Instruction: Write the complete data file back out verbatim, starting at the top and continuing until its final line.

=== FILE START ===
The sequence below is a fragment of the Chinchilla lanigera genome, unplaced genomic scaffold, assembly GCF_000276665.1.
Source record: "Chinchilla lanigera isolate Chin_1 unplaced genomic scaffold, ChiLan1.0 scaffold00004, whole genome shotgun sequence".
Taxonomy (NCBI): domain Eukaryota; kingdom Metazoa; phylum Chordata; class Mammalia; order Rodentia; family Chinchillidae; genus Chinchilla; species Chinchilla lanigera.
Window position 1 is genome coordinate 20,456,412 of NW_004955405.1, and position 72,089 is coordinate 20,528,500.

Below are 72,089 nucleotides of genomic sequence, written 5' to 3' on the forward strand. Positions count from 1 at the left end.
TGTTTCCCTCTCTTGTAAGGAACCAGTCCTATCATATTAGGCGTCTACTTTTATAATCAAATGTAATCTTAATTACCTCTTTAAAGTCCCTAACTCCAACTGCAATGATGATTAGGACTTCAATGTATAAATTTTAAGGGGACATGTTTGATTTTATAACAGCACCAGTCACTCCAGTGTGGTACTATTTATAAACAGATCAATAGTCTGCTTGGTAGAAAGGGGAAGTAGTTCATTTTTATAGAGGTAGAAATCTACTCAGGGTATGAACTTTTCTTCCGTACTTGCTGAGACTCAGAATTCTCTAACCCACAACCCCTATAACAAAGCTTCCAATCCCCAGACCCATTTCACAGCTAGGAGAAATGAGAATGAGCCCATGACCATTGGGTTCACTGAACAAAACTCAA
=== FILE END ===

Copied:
The sequence below is a fragment of the Chinchilla lanigera genome, unplaced genomic scaffold, assembly GCF_000276665.1.
Source record: "Chinchilla lanigera isolate Chin_1 unplaced genomic scaffold, ChiLan1.0 scaffold00004, whole genome shotgun sequence".
Taxonomy (NCBI): domain Eukaryota; kingdom Metazoa; phylum Chordata; class Mammalia; order Rodentia; family Chinchillidae; genus Chinchilla; species Chinchilla lanigera.
Window position 1 is genome coordinate 20,456,412 of NW_004955405.1, and position 72,089 is coordinate 20,528,500.

Below are 72,089 nucleotides of genomic sequence, written 5' to 3' on the forward strand. Positions count from 1 at the left end.
TGTTTCCCTCTCTTGTAAGGAACCAGTCCTATCATATTAGGCGTCTACTTTTATAATCAAATGTAATCTTAATTACCTCTTTAAAGTCCCTAACTCCAACTGCAATGATGATTAGGACTTCAATGTATAAATTTTAAGGGGACATGTTTGATTTTATAACAGCACCAGTCACTCCAGTGTGGTACTATTTATAAACAGATCAATAGTCTGCTTGGTAGAAAGGGGAAGTAGTTCATTTTTATAGAGGTAGAAATCTACTCAGGGTATGAACTTTTCTTCCGTACTTGCTGAGACTCAGAATTCTCTAACCCACAACCCCTATAACAAAGCTTCCAATCCCCAGACCCATTTCACAGCTAGGAGAAATGAGAATGAGCCCATGACCATTGGGTTCACTGAACAAAACTCAA